Can you see how this law, framed within a patriarchal culture, protected women from some significant abuse that was likely very common outside of Israel? As horrific as concubinage seems to us, it was ingrained in ancient culture, but at least the Lord did something to provide a means of escape for women who were abused as concubines. And there’s still more…
If he designates her for his son [that is, rather than purchasing her for himself as a concubine, he purchases her for his son as a concubine], he shall deal with her according to the custom of daughters (Ex. 21:9).
It is uncertain what “the custom of daughters” is, but I suspect it has something to do with giving her certain rights generally afforded to one’s daughter.
When the “Dumpee” Gets Dumped
Now here is where it gets very interesting:
If he takes to himself another woman he may not reduce her food, her clothing, or her conjugal rights. If he will not do these three things for her, then she shall go out for nothing, without payment of money (Ex. 21:10-11).
This could be the most anti-patriarchal verse in the entire Old Testament, and it ought to make your heart sing. Here is what God was declaring: If the original purchaser acquired another concubine, or perhaps took another woman as a full-fledged wife, which now makes him a polygamist, he is required to make sure that his first woman, in this case a concubine, does not suffer because of his decision. He must continue to supply her with sufficient food, clothing, and “conjugal rights.” If he fails at any of these things, she can leave, and presumably return to her father. And in such cases, there is no required refund from dad! The polygamist jerk gets the justice he deserves!
Take note, God stipulated that the new polygamist cannot deprive his first woman, even if she is not a wife but a concubine, of her “conjugal rights.” She has sexual rights, and those rights include frequency of sex. Sexual deprivation in monogamous marriage is condemned in the New Testament (see 1 Cor. 7:3-5). Here in the Old Testament, sexual deprivation is condemned in polygamous marriage.
If the new polygamist says to his first woman, “Sorry, but I’m just one man, so you’ll be getting half the sex as previously,” she can say, “Sorry, but I’m a full woman, not half a woman. See you later, alligator!”
Some readers will want to split hairs over the applicability of this passage to marriage versus concubinage. In my opinion, however, any such technicalities are irrelevant. God originally created one woman for one man, who together were destined to enjoy eternal marital bliss. Separation, rejection, divorce and polygamy (which, when you think about it, is actually a form of separation, rejection and divorce) were never part of the divine plan. But when sin entered the stage, the result was chaos, and relationships between men and women suffered from then on, manifested in a multitude of perverse ways. Perhaps God’s curse upon Eve, “In pain you will bring forth children; yet your desire will be for your husband, and he will rule over you” (Gen. 3:16) is just a synopsis of women’s plight under the selfish rule of sin-infected men, a patriarchal predicament that was only limitedly rectified by a few regulations in the Mosaic Law, but that was finally remedied in Christ, in whom there is neither male nor female (Gal. 3:28), and where husbands are expected to love their wives as Christ loves the church (Eph. 5:25).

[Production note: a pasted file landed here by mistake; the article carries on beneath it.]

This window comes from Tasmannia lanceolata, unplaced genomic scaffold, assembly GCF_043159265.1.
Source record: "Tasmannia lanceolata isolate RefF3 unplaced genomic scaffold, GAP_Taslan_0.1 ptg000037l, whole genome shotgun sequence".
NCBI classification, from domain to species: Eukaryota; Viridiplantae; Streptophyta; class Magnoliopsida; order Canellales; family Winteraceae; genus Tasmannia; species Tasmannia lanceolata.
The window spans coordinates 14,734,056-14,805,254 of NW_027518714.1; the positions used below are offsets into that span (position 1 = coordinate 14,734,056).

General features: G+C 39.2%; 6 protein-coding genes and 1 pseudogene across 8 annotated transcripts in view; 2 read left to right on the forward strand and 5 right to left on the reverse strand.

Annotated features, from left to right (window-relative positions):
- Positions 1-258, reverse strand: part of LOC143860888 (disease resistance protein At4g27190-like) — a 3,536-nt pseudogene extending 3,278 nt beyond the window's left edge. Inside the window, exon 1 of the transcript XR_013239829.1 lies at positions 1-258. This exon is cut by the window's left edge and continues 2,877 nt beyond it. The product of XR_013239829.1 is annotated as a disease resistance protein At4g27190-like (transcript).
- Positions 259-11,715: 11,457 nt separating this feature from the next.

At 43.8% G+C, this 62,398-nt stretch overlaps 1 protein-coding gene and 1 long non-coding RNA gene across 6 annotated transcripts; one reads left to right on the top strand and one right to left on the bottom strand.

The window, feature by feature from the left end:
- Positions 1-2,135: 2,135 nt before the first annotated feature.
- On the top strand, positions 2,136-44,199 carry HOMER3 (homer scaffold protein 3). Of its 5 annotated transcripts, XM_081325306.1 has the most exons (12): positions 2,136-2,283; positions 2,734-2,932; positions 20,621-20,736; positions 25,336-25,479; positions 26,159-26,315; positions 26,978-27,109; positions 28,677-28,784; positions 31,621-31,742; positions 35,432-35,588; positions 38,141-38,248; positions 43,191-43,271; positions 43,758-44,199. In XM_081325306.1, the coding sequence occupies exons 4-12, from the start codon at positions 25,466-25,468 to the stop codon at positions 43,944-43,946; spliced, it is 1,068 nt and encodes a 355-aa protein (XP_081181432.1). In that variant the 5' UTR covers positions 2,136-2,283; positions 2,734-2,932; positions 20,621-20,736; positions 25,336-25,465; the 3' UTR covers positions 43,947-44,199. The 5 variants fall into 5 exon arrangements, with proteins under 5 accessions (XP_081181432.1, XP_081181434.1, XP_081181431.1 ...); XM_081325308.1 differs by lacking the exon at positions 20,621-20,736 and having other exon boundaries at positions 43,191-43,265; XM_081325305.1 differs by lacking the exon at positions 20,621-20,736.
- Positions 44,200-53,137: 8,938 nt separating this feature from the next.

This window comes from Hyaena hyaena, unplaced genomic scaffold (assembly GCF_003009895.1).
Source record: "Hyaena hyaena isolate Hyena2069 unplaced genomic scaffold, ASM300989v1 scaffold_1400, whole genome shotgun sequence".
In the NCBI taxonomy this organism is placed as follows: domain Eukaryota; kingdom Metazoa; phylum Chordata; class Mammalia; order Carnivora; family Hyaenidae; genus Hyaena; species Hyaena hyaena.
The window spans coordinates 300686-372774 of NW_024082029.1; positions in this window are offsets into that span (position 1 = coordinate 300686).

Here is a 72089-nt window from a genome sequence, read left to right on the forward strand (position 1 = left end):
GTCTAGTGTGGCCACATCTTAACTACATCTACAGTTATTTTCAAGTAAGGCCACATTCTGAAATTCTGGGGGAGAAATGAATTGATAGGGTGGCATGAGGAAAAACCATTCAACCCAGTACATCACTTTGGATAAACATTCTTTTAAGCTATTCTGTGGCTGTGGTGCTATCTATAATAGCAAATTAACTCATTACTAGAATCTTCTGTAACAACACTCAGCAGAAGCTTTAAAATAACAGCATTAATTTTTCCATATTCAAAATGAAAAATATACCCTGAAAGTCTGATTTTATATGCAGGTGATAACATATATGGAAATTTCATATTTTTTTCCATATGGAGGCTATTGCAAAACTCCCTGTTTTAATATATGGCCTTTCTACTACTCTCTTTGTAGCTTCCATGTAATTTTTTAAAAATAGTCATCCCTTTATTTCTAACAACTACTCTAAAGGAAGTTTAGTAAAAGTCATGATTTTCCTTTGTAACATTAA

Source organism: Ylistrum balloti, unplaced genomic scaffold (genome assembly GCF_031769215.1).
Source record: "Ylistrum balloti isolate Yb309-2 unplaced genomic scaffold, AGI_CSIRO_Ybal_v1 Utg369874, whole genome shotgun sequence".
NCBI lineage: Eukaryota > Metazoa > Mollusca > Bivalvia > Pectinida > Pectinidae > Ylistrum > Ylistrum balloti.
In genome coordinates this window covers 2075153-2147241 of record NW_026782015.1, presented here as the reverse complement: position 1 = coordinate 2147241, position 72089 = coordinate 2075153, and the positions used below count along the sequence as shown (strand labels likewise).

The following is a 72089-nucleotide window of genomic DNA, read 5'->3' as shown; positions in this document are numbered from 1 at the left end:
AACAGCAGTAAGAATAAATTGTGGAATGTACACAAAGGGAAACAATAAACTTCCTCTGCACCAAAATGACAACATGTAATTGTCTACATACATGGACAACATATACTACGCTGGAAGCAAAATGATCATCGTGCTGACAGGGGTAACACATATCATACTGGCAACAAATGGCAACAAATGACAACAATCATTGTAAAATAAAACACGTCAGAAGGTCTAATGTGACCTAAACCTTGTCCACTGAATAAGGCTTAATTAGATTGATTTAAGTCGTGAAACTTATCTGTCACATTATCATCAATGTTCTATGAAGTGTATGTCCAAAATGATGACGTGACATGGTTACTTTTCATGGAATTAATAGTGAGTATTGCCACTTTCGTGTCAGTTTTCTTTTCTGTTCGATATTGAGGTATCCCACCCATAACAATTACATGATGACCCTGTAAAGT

As we wrap up this chapter, here’s something to think about: God plainly declared in Exodus 21:10-11 that a concubine—a women technically owned by a man who purchased her, and one who does not have the full privileges of a wife—can walk away from the relationship if her “husband” deprives her of sex due to the fact that he has another woman in his life. Although he is not guilty of adultery (as we have learned from looking repeatedly at what the Bible teaches about polygamy), he is guilty of sexually depriving a woman who has sexual rights to him. Recall that Paul wrote to husbands and wives:
The husband must fulfill his duty to his wife, and likewise also the wife to her husband. The wife does not have authority over her own body, but the husband does; and likewise also the husband does not have authority over his own body, but the wife does. Stop depriving one another, except by agreement for a time, so that you may devote yourselves to prayer, and come together again so that Satan will not tempt you because of your lack of self-control (1 Cor. 7:3-5).
Clearly, Paul believed that husbands and wives had equal sexual rights over each other, and he declared it in the strongest terms. The husband or wife who deprives the other of his/her sexual rights is being sexually unfaithful.
Again, under the Mosaic Law, a concubine could walk free if her “husband” took another woman which resulted in her own sexual deprivation. Do you suppose that wives had lesser sexual rights than concubines? That would seem to be very unlikely. I think it would be safe to assume that a sexually-deprived woman who is married to a polygamist would have just as much right to walk out of the relationship as a sexually-deprived concubine.